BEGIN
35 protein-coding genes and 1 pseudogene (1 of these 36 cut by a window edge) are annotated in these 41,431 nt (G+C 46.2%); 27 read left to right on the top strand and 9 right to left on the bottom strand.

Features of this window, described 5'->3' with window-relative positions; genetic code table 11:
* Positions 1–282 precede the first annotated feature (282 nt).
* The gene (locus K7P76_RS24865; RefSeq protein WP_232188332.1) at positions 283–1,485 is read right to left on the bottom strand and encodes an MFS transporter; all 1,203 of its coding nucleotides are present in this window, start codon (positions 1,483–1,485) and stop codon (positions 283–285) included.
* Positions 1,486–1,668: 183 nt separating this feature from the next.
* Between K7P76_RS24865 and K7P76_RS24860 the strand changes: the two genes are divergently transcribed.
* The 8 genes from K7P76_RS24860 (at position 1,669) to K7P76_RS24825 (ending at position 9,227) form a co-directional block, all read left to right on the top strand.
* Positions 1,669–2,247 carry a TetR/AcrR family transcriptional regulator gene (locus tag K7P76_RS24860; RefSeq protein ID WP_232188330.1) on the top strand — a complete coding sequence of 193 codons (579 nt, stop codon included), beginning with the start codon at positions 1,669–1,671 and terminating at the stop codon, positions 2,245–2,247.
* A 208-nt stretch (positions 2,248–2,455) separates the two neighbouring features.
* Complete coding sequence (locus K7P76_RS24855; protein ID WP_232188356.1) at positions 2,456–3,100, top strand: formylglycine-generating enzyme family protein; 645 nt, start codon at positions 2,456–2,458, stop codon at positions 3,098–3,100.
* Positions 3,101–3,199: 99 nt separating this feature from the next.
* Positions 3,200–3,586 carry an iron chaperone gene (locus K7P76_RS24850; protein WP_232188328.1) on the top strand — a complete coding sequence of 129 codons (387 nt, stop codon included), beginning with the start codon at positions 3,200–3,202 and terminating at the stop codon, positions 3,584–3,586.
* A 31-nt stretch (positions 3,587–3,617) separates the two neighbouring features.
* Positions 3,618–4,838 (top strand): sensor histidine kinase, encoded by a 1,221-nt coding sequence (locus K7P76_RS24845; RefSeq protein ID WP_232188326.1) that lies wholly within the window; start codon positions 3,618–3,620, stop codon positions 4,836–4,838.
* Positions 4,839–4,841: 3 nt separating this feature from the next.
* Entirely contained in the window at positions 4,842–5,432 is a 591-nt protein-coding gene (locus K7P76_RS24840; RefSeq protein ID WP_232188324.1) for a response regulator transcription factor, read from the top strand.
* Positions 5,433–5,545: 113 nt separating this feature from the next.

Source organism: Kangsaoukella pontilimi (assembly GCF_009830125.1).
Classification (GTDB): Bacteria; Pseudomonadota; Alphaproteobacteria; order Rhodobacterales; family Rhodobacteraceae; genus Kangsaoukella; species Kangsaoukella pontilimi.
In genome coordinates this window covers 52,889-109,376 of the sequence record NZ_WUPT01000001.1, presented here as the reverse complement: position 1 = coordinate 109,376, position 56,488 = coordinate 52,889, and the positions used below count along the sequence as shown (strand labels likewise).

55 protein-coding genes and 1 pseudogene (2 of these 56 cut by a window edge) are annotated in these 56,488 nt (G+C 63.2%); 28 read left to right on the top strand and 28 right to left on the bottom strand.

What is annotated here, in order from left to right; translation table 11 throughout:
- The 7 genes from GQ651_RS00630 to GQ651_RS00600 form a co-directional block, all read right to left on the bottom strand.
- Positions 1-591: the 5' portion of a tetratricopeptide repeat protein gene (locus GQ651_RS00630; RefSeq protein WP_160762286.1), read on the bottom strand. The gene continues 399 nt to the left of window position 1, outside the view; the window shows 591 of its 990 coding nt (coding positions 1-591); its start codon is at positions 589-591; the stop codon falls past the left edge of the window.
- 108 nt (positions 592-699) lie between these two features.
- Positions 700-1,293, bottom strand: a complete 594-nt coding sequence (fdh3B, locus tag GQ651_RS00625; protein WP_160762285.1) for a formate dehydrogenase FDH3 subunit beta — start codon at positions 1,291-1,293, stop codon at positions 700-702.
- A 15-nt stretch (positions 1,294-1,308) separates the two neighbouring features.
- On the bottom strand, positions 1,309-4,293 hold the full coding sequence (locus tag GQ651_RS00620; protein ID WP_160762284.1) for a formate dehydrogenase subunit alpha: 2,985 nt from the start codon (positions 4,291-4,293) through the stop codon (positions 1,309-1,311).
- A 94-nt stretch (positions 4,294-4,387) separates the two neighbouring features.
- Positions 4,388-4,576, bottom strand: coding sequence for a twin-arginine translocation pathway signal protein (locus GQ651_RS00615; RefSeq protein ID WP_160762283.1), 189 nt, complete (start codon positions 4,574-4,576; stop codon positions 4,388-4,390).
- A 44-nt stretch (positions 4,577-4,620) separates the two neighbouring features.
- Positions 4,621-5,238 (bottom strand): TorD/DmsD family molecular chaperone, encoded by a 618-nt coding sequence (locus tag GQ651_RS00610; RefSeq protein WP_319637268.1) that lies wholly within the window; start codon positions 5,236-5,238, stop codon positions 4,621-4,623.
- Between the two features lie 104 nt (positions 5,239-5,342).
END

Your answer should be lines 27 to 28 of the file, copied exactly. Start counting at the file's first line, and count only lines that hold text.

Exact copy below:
- A 15-nt stretch (positions 1,294-1,308) separates the two neighbouring features.
- On the bottom strand, positions 1,309-4,293 hold the full coding sequence (locus tag GQ651_RS00620; protein ID WP_160762284.1) for a formate dehydrogenase subunit alpha: 2,985 nt from the start codon (positions 4,291-4,293) through the stop codon (positions 1,309-1,311).